I assure my hon. Friend that we take the issue of accommodation very seriously. Within a week of my appointment, I attended an Army Families Federation conference where one corporal in particular raised with me the issue of his quarters at Aldershot. Two weeks later I went to knock on his door to see them for myself. I hope that that counts as taking it seriously. We have recently put £100 million back into the budget for accommodation. We anticipate further announcements on this subject in the context of the basing review.
In his exchanges with my hon. Friend Dan Jarvis, the Secretary of State agreed about the need to deal with corruption in Afghanistan. I understand that the first prosecutions in relation to the Kabul bank scandal are taking place. Is the Secretary of State convinced that there are any prisons in Afghanistan at the moment that would be secure enough to hold anybody convicted?
Strictly speaking, this is not a matter for the Ministry of Defence. However, the working of the Afghan justice system does concern us, not least because our normal practice until recently has been to transfer UK detainees into the Afghan justice system to allow them to them to be processed. There is a great deal of work to be done to get the Afghan justice system into a satisfactory state.
Some weeks ago in Prime Minister’s Question Time I raised an issue relating to my constituent Emma Hickman, whose fiancé had died in Afghanistan and who was having difficulty determining a paternity because a DNA sample had not been released by the MOD. May I first thank the Minister of State for the work he has done on this case, which is almost resolved? Will he consider asking the Army to hold DNA samples routinely for those on active duty, as happens in France and the United States?
I thank my hon. Friend for his kind remarks. It has been a long journey, but I believe we are nearly there. On his wider question, it is current Ministry of Defence policy to offer all military deployable MOD civilians and other entitled personnel the opportunity to provide reference samples suitable for DNA analysis. This is entirely voluntary and is to enable identification post mortem, should that unfortunately be required. The policy is under review, and I can confirm that the United States position is being considered. I expect this work to be complete by spring 2013.
We certainly support the expansion of cadet forces. Earlier, a colleague talked about the programme already in place to deliver an additional 100 cadet forces. I cannot give the hon. Gentleman a commitment at the Dispatch Box that we will be able to go beyond that, because of the resource implications. However, it is certainly something that we are reviewing all the time, with my right hon. Friend the Secretary of State for Education.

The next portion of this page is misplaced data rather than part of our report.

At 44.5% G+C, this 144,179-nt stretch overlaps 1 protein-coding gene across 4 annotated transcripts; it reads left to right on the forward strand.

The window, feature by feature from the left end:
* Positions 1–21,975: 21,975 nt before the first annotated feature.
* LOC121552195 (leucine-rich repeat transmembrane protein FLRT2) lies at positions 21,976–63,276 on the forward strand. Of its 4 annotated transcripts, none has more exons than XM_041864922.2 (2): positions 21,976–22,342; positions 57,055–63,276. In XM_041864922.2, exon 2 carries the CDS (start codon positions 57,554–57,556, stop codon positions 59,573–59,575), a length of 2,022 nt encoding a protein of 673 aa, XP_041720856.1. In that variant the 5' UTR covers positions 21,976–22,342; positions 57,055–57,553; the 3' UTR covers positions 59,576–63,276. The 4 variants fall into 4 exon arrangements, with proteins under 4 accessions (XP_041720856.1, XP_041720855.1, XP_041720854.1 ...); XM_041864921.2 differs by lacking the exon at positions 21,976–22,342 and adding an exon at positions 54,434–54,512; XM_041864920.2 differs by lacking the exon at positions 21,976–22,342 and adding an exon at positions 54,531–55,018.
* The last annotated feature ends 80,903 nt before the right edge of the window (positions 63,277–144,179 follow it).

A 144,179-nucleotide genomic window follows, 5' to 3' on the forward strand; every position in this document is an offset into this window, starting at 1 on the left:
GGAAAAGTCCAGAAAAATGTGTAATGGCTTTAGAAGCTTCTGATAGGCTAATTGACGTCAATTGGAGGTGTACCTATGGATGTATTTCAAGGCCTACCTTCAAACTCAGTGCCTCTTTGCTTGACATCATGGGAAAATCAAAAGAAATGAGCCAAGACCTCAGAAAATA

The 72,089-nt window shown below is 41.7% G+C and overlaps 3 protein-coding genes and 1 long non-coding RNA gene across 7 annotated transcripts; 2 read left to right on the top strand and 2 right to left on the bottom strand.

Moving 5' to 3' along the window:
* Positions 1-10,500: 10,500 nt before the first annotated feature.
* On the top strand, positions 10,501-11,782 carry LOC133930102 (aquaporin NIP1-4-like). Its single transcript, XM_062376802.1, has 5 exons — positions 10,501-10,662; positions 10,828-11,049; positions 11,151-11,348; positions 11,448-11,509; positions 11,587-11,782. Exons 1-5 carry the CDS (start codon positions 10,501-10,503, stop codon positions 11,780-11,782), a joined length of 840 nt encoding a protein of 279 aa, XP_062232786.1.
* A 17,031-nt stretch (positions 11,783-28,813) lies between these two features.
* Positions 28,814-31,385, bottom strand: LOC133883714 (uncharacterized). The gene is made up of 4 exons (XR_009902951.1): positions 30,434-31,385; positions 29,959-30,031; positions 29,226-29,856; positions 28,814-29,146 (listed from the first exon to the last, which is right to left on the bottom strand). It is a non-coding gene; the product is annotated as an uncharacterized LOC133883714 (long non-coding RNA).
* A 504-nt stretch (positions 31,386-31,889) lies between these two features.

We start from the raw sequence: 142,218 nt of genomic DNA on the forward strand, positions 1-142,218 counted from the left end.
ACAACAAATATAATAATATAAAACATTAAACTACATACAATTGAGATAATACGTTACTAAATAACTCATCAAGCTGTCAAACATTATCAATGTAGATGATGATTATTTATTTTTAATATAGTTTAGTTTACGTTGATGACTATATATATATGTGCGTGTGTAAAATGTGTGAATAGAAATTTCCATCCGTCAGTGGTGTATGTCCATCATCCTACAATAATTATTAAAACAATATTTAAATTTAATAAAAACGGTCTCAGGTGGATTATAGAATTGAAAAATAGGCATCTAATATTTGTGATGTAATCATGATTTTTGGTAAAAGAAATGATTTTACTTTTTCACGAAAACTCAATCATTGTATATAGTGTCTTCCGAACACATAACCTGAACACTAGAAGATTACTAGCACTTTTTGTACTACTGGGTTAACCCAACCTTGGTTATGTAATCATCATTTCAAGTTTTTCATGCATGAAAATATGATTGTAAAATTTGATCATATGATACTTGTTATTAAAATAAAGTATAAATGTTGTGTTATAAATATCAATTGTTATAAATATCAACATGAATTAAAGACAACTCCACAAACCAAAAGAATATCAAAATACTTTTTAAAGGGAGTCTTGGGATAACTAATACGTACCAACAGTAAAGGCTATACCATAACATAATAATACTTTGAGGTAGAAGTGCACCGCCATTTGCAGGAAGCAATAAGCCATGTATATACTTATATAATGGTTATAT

In Harlow, we are fortunate to have a strong Royal British Legion that has raised more than £45,000 for ex-servicemen so far this year. Harlow and Essex have now signed up to the Royal British Legion’s community covenant, but 200 local authorities have not done so. Will the Minister urge them to sign up today and back the Royal British Legion?
I thank my hon. Friend for his question. May I take this opportunity to place on record our gratitude for everything that the Royal British Legion does in support of our servicemen and women, and of course our veterans and their families? I was in Essex when Harlow, among others, signed the community covenant. It is wonderful that more than 200 local authorities across the United Kingdom have signed the community covenant, which helps to give effect to the armed forces covenant at local government level. I recently wrote a joint letter with Sir Merrick Cockell, chairman of the Local Government Association, congratulating those councils that have signed the community covenant and gently urging those that have not to do so. We would like every local authority in the land to sign it, if possible, and that is what we are working towards.
The Ministry of Defence is determined to increase the participation of small and medium-sized enterprises in the supply chain. To that end, we are holding a marketplace next week, on
May I take the right hon. Gentleman back to the issue of Syria? Will he tell the House in what conceivable circumstances he would think it appropriate for British troops to intervene in a civil war?
As I have already told the House, our clear intention is to pursue a diplomatic path towards a political solution in Syria, but it makes no sense to take any options off the table in such an uncertain situation, where future developments are not yet clear.
Order. I am sorry. Colleagues know that ordinarily I like these sessions to be very full, but we have an important statement, and we must now proceed.